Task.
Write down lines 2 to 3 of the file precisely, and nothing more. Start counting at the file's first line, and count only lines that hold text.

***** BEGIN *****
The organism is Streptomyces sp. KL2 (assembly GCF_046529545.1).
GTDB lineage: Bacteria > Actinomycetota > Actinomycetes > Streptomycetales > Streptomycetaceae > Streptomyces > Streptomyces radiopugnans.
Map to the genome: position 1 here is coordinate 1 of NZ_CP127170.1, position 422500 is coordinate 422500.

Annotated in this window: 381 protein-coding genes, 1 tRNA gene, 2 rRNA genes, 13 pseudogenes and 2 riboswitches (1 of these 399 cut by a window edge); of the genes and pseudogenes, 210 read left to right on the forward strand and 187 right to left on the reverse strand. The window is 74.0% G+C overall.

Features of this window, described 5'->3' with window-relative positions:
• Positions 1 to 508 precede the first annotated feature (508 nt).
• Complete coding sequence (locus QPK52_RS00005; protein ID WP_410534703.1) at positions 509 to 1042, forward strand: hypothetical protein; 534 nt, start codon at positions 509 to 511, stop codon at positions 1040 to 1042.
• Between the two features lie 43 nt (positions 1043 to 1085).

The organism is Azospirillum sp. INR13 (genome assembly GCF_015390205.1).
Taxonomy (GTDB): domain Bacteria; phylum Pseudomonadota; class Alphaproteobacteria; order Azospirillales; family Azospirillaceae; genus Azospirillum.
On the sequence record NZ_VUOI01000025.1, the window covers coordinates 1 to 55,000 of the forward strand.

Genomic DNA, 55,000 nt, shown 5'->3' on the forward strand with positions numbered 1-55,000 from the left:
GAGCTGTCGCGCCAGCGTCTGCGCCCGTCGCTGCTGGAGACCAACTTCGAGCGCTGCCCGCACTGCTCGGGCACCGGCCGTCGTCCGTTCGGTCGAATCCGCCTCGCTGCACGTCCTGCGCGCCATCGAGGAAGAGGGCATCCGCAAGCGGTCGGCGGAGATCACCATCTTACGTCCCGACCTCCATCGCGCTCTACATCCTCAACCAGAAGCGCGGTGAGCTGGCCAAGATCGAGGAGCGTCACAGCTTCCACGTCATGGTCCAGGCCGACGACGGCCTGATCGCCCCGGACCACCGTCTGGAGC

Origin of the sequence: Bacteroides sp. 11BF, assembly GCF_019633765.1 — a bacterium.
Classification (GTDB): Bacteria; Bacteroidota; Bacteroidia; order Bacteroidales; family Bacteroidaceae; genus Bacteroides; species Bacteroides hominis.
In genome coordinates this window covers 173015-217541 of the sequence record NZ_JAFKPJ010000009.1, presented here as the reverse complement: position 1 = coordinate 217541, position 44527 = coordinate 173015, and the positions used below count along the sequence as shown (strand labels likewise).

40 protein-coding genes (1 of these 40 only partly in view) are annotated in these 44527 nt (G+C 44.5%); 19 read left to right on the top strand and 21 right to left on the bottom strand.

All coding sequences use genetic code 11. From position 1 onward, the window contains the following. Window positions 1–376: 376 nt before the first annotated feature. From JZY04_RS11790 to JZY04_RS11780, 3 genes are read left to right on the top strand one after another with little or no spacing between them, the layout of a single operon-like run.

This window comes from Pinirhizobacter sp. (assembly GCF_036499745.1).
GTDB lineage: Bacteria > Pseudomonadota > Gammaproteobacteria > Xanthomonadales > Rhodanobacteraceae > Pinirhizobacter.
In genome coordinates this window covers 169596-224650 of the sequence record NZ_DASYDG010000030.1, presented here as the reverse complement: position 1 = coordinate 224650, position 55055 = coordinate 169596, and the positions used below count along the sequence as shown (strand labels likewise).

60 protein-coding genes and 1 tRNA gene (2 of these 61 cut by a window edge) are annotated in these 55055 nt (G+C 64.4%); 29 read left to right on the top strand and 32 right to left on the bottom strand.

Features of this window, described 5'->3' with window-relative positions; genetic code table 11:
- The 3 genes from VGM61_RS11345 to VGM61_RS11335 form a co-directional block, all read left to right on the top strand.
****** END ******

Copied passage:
GTDB lineage: Bacteria > Actinomycetota > Actinomycetes > Streptomycetales > Streptomycetaceae > Streptomyces > Streptomyces radiopugnans.
Map to the genome: position 1 here is coordinate 1 of NZ_CP127170.1, position 422500 is coordinate 422500.